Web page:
Sarjoo Prosad C.J.
(1) This is a reference made by Sri R, Hazarika, Additional Sessions Judge, Lower Assam Districts, recommending that an order, dated 1-6-53, attaching the disputed land Under Section 146, Criminal P. C, should be set aside. The reference arises out of a proceeding Under Section 145, Criminal P. C. The facts appear to be that there was a Civil Court decree in respect of the disputed land in favour of the second party, in which the first party was the judgment-debtor. In execution, of the decree, the second party claimed to have obtained delivery of possession of the disputed land and to have continued in such possession thereof. They have also been mutated in respect of the land and have been paying Government revenue.
The Magistrate, however, held that this delivery of possession which took place on 5-7-36, had not been satisfactorily proved, and that the first party who was the judgment-debtor, would be, therefore, presumed to have continued to occupy the disputed land; but in dealing with the evidence of the first party on the question of possession, he found that the evidence could not be accepted. In the result, the learned Magistrate held that neither party.was in possession or had given clear and convincing evidence of actual possession of the disputed land. He, therefore, directed the land to be attached.
(2) The learned Sessions Judge, in recommending that the order should be set aside, observes in the first place that the Magistrate should not have proceeded to Initiate the proceedings Under Section 145, Criminal P. C, merely on an application from the first party and without any proper local investigation either by the Police or by some person authorised in this behalf.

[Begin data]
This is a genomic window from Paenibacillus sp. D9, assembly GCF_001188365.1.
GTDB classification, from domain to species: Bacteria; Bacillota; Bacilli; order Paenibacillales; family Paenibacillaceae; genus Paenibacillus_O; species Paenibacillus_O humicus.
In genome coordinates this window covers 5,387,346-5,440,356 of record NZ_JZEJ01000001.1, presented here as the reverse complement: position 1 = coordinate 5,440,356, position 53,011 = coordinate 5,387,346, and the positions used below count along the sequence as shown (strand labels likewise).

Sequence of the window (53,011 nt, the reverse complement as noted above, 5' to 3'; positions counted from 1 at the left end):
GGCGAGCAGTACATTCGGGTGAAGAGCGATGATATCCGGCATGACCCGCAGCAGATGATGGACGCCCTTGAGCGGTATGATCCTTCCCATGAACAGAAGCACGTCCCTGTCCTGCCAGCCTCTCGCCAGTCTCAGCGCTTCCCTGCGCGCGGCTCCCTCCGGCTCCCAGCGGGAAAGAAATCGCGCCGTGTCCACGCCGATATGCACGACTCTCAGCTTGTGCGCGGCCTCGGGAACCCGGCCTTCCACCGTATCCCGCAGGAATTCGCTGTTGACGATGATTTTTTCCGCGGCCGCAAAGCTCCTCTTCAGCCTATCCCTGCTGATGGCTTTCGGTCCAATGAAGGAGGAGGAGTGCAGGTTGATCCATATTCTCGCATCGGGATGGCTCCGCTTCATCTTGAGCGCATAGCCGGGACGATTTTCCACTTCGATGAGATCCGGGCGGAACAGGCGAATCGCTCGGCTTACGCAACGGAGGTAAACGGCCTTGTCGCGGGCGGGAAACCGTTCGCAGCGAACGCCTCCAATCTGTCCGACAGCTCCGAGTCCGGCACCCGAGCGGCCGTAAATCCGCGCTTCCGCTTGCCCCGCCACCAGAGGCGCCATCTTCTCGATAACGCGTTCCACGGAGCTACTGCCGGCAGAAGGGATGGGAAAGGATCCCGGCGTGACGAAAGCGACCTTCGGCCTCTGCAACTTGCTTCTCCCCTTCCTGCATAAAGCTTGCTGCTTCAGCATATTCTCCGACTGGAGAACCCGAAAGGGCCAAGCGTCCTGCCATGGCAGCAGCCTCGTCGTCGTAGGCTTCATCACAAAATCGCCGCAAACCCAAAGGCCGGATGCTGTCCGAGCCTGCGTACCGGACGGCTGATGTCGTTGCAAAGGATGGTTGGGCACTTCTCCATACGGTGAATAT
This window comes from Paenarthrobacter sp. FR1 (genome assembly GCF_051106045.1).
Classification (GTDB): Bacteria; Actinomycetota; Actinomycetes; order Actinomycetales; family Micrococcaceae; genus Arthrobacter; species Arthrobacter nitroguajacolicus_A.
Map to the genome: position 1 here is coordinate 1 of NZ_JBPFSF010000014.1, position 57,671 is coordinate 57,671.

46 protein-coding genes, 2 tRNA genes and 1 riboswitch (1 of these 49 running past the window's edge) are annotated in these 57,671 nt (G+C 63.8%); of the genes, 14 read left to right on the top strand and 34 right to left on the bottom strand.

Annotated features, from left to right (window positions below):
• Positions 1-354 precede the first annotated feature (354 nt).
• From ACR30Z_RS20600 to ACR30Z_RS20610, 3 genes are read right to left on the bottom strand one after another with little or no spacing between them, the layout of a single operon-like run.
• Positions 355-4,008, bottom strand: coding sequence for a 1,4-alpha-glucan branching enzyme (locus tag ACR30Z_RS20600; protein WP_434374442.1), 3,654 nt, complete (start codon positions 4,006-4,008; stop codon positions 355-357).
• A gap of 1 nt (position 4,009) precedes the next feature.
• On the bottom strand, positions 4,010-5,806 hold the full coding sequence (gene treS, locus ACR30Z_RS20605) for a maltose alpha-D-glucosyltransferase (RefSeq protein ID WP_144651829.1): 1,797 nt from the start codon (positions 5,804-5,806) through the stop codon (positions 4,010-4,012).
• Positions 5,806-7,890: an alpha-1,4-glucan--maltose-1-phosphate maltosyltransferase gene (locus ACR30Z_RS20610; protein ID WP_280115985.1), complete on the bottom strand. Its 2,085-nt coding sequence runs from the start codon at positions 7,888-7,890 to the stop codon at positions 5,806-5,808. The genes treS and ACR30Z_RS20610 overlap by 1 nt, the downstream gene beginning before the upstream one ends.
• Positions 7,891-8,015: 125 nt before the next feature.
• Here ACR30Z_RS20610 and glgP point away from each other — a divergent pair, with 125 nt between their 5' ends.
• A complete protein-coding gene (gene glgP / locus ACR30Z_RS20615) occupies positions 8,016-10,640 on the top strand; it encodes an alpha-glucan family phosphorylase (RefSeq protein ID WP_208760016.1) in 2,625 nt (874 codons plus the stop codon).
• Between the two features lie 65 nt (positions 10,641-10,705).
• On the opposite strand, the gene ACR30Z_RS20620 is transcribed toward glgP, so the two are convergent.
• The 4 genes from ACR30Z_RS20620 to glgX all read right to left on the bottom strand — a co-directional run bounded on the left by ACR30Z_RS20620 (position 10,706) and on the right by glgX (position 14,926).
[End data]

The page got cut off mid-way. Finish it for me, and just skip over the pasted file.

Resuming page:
Secondly, the learned Sessions Judge observes that it was not competent for the Magistrate to ignore the Civil Court decree when the dispute between the parties and their predecessors-in-interest had once been settled and the second party had, in execution of that decree, obtained delivery of possession. It was the bounden duty of the Magistrate, acting Under Section 145, Criminal P. O., to maintain that decree, and he could not assume jurisdiction to start proceedings Under Section 145, Criminal P. C, so as to nullify the effect thereof, and the delivery of possession which followed on the basis of the decree.
(3) It is important to recall what the Magistrate himself observed on this point. The Magistrate held that a consideration of the evidence of the parties, both oral and documentary, showed beyond reasonable doubt that there was prima facie title with the second party. The question of title was immaterial, except in so far as It affected the evidence of actual possession. The Magistrate, however, proceeded as follows:
There had been disputes occasioning a title suit and appeal between the 1st party and others on one side and the father of the 2nd party on the other. Finally all these disputes were set to rest by the appellate order of the District Judge of A. V. Districts in Title Appeal No. 33 of 1934. This order under reference declared the title of the 2nd party's father (Puaram) and also ordered for khas possession to be recovered from the first party.
In pursuance of the said appellate Court's order, the appellant Puaram (father of the 2nd party) also appears to have had been put into possession as per Ex. B, Ex. A and Ex. L, through Court's Nazir on 5-7-36. Since then the 2nd party (persons) have been paying the revenue also for the disputed land. A heap of land-revenue payment receipts go to amply prove this.